Not on a school night!

Hannah Kinstle, Opinion editor

I recently became aware of an issue that I think greatly impacts high school students. Teenagers have been confronted with the problem of getting home later than anticipated during the school week.

This affects teens in multiple different ways.

A lot of jobs that students have require them to stay at work past 10 p.m.

One junior boy said that where he works, on weeknights, he commonly has to stay until 10 p.m. or later. Another sophomore girl on our newspaper staff said that by the time they finished cleaning up at her work, she is leaving between 10:30 and 11:00 p.m.

Getting home this late impacts our ability to complete homework and limits our getting enough sleep to make it through the next day alert and ready to learn.

When you have a job that takes up your whole afternoon and evening, there is not nearly enough time for homework, unless you stay up later, which then causes students to be sleep deprived.
Workers aren’t the only culprits deprived of study time and sleep. Coaches and those who schedule games are often to blame, too.

In the winter season, our basketball teams often play in what are called quad games, meaning four games in one night. The junior varsity girls play at 3:30 or 4:00 p.m. followed by the JV boys, then varsity girls, and then, finally, the varsity boys.

The varsity boys’ game often doesn’t end until after 10:00 p.m. either, and then they often have to travel. It’s not unheard of for there to be two quad nights in a row on a school night.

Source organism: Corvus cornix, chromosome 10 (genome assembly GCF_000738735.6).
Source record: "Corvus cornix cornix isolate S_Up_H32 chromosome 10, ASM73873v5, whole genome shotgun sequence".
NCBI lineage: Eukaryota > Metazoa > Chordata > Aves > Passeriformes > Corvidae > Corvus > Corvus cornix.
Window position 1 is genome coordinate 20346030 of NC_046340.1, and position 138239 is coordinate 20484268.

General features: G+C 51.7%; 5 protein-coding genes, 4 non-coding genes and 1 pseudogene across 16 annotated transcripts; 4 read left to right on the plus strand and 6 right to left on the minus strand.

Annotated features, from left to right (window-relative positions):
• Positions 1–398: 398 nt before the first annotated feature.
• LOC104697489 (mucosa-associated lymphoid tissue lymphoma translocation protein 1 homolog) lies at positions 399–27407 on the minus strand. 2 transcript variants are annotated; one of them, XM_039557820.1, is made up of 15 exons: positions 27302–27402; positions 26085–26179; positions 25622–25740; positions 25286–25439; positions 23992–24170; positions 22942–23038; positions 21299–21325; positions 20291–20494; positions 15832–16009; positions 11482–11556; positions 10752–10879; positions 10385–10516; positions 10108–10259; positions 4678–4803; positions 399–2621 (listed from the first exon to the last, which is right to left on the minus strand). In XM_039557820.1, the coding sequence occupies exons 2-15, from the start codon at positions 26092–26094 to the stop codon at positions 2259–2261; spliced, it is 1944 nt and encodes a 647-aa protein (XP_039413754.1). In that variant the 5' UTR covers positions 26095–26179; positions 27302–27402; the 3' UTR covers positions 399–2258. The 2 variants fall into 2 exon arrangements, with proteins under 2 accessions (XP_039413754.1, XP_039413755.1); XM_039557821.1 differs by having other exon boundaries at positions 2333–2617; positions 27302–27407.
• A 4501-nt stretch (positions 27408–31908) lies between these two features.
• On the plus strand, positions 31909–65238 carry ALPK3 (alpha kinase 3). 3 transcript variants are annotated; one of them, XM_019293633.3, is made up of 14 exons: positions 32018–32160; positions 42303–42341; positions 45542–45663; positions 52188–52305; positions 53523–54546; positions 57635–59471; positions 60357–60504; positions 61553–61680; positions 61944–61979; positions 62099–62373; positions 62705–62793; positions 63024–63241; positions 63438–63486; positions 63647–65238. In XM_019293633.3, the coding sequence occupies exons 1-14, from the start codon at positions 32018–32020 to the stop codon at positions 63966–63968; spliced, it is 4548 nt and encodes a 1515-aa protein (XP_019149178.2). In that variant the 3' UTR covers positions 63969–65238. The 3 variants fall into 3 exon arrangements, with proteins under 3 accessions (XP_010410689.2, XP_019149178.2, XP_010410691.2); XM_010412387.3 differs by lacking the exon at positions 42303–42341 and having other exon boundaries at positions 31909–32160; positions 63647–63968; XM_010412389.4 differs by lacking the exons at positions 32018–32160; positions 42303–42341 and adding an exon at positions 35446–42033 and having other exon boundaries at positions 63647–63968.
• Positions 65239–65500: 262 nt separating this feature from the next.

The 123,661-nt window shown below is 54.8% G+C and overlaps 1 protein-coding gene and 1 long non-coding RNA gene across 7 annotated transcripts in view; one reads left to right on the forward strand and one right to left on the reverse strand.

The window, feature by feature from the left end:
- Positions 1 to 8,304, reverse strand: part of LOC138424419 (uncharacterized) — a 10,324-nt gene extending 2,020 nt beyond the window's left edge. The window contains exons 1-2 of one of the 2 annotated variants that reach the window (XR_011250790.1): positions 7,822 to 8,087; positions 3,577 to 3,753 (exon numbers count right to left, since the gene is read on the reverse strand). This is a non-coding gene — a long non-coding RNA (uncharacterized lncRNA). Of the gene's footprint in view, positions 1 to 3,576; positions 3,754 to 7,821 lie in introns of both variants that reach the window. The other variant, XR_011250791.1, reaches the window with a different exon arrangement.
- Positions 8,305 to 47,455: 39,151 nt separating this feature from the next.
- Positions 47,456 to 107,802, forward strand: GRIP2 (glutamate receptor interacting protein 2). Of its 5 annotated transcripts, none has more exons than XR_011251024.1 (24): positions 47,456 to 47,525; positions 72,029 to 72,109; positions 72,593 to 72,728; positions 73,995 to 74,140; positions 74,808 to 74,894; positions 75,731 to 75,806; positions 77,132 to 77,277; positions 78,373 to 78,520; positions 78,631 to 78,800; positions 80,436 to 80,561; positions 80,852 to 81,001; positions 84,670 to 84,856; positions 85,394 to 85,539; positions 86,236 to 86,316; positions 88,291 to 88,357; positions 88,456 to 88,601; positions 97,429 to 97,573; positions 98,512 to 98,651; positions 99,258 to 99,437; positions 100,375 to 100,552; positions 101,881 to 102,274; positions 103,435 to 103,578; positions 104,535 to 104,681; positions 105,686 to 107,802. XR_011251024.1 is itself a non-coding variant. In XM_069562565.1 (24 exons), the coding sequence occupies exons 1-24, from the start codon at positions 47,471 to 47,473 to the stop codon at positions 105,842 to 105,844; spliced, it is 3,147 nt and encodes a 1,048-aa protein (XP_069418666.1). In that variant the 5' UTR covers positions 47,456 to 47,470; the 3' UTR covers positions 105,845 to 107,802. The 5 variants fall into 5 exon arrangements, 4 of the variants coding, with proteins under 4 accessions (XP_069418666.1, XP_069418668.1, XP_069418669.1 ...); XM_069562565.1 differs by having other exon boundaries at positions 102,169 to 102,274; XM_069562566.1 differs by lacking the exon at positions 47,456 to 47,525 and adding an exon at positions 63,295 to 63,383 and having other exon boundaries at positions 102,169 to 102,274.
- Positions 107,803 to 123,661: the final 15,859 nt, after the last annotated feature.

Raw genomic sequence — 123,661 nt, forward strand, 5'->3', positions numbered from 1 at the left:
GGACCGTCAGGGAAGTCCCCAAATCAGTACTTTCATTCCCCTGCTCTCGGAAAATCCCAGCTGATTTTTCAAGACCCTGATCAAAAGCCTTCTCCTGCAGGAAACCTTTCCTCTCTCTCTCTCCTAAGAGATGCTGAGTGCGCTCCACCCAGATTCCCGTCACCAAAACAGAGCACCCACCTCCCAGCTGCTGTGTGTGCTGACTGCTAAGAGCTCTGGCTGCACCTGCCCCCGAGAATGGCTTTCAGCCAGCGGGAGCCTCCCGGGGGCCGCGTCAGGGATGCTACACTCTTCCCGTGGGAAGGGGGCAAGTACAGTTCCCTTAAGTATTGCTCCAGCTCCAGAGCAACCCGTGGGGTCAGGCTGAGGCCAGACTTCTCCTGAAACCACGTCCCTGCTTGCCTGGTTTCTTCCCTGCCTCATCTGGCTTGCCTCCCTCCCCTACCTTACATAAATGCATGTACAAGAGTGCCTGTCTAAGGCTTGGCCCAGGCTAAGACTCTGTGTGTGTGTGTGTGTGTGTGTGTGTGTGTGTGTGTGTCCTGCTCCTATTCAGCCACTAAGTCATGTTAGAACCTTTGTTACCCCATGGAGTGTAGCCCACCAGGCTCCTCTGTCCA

Varsity baseball and softball games in the spring often begin at 7:00 p.m. or later when the weather warms up, keeping these athletes out until late as well. And both these sports often play three games a week late in the season.

If all the soccer coaches could get together in our conference to begin soccer games at 6:00 instead of 6:30 p.m., then the basketball, baseball, and softball coaches ought to be able to do the same and place a greater value on study and sleep instead of ticket sales and the allure of “playing under the lights.”

If teams want to play late games on Friday, that’s fine. For parents who struggle to get to games by 6:00 p.m. , that means one night a week they are sure to get to see their kid’s whole game. And Friday games are often attended by more students, so those nights can used to bring in more money, not school nights.

Employers can keep teens late on Friday and Saturday to clean up and close down operations, but on Sunday through Thursday night, let’s have workers out of high school, assistant and shift managers and other employees staying late.

I personally have to get up at 5 a.m. so that I don’t miss the bus, and I’m not alone.

So, if I am going to sleep every night at midnight, then that’s only five hours of sleep when the average teenager should be getting at the very least seven and a half hours.

Therefore, I think employers and sports coaches should evaluate and change the times students are getting home.
The old adage, “Not on a school night!” should apply to coaches and employeers, too.